A concentrated cleaner can be mixed with water then applied by slightly dampening a cloth or mop. It is important to let the cleaner and not the water do the work. Using too much water on a varnish, wax or oil will take a little of your finish off each time it is used which in turn means your floor will have a shorter life. Visit our floor cleaners page to see our range of easy to use products.
Unfortunately not. Wood oils work by penetrating in to the surface grain of the timber and hardening in the surface of the wood. Wood that has been varnished will prevent this from happening and will likely result in a sticky mess on top of the varnish. Varnished floors must be sanded back to bare wood before a wood oil can be applied.
A varnish is the most hard-wearing finish to use for wood flooring. There are 2-part varnishes available which can be mixed with a hardener prior to application, allowing the two to dry together, thereby creating a much tougher and more durable surface finish.
If your wood flooring has been previously varnished, carry out a test area to ensure adhesion and compatibility and then lightly sand to create a key. If the wood floor has been previously oiled, waxed or polished, then the product would need to be completely removed by sanding back to bare wood or using a suitable wood stripper.
The ability to repair scratches on wood floors largely depends on the type of finish the floor has and how deep the scratches are. Minor scratches on oiled floors can usually be repaired with ease. Vacuum the floor first to remove all traces of dust and dirt. Clean the affected area with a dedicated Ph balanced wood floor cleaner. Apply a thin coat of floor oil, preferably the same brand and sheen as the one already applied, and work into the surface of the wood. This will restore the look of the affected area.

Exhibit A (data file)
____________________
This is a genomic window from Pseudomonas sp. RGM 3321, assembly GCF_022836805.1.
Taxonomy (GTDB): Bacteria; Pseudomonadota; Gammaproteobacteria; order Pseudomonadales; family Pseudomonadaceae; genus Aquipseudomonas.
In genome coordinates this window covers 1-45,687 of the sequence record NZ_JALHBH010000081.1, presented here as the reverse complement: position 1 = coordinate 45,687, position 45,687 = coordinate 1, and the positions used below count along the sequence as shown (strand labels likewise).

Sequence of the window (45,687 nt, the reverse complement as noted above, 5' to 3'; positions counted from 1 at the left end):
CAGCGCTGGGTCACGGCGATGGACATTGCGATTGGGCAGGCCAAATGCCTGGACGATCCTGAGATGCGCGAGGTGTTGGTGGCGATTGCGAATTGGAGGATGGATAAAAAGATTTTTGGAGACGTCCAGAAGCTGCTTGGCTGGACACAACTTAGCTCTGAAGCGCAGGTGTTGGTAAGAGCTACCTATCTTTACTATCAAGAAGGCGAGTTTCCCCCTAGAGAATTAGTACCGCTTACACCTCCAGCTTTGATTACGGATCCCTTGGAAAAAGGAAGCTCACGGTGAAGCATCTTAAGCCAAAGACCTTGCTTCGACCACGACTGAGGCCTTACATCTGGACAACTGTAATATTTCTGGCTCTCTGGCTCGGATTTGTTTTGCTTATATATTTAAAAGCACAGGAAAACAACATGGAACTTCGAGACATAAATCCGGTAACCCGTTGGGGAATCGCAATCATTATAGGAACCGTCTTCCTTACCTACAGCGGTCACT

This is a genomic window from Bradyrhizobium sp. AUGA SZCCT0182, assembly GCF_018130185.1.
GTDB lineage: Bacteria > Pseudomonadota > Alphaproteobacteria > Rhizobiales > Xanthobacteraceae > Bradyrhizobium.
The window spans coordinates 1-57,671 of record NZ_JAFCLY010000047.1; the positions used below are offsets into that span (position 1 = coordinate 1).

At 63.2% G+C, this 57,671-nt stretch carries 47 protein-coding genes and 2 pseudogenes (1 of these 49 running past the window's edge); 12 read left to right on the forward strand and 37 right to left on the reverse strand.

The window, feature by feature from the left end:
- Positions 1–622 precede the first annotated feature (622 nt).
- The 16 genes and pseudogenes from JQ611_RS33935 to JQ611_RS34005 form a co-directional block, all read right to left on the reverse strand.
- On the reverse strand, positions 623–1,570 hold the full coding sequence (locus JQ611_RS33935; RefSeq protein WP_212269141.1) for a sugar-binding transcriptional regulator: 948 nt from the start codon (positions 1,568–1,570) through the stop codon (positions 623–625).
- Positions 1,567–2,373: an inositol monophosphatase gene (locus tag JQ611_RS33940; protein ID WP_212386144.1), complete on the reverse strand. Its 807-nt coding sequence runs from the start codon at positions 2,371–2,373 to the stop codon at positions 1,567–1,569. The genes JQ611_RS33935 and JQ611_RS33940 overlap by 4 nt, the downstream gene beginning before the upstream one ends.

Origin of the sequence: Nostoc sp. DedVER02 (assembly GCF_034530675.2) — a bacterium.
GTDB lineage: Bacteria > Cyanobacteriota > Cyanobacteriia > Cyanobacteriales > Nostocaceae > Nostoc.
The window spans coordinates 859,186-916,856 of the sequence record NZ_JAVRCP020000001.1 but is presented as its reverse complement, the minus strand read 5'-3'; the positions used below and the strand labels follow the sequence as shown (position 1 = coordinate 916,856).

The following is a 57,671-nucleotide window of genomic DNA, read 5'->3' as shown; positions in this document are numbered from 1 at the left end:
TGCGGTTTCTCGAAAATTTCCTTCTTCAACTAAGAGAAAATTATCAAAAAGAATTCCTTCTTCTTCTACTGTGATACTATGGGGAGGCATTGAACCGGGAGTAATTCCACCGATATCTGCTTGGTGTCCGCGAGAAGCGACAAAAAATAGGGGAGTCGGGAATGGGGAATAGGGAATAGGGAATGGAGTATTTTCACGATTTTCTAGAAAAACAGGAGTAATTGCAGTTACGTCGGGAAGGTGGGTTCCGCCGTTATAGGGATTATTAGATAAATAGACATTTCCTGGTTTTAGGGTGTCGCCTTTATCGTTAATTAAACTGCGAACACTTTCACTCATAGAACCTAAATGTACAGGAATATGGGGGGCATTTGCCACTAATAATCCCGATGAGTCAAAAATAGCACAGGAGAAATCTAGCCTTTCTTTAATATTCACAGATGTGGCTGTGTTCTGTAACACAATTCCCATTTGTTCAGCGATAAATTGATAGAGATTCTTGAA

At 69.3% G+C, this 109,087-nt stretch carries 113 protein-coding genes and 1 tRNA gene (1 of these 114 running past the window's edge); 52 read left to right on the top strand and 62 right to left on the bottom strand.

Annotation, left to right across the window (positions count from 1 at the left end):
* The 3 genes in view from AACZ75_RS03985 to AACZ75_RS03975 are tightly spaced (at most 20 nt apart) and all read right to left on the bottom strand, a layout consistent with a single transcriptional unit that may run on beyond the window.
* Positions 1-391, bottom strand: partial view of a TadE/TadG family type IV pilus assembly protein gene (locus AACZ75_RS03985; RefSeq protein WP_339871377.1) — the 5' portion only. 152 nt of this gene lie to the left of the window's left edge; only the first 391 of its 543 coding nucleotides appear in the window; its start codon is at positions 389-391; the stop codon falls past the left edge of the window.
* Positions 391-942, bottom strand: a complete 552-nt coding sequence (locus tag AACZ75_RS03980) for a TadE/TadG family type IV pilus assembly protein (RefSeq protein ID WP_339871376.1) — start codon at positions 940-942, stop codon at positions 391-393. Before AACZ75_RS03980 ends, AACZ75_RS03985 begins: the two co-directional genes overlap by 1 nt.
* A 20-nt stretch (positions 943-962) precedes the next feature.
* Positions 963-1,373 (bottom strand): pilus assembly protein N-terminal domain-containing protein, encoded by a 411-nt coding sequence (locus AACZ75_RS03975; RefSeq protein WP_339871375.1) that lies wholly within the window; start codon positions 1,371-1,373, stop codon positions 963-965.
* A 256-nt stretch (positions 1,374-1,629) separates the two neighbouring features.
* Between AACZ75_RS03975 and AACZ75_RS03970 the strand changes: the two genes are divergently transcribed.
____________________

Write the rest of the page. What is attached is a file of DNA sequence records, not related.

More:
The appearance of minor scratches and dull patches on varnished floors can be improved by treating the floor with a varnish maintenance product such as Bona Freshen Up. This product cannot be used on varnishes floors that have then been waxed or polished, unless all the wax and polish is removed first. For varnished floors that have been waxed and polished, we recommend Bona Polish.
Minor scratches on waxed floors can be repaired in much the same way as oiled floors. Clean the affected area first then apply fresh wax, preferably the same brand and type as that already used on the floor. This will restore the damaged area and will blend in with the rest of the floor.
You may be able to find out from the supplier if the wood is already treated and it will certainly help to know as it can impact on what can be advised.
If you are not able to find this out however, then there are a couple of tests that may help determine if there is any current finish. So an oil test, somewhere inconspicuous, leave a small drop of oil on the surface of the wood and leave for 30 minutes to an hour and see how it reacts.
If the oil remains totally unmoved then you are likely to have a varnished finish. If the oil soaks in or moves then this will indicate that either there is oil currently on the floor or if it soaks in totally, that there is nothing on there at all. This is not an exact science but may give some indication of the current finish.
To test for a wax finish simply scratch a nail over the surface and see if any comes away or it marks easily.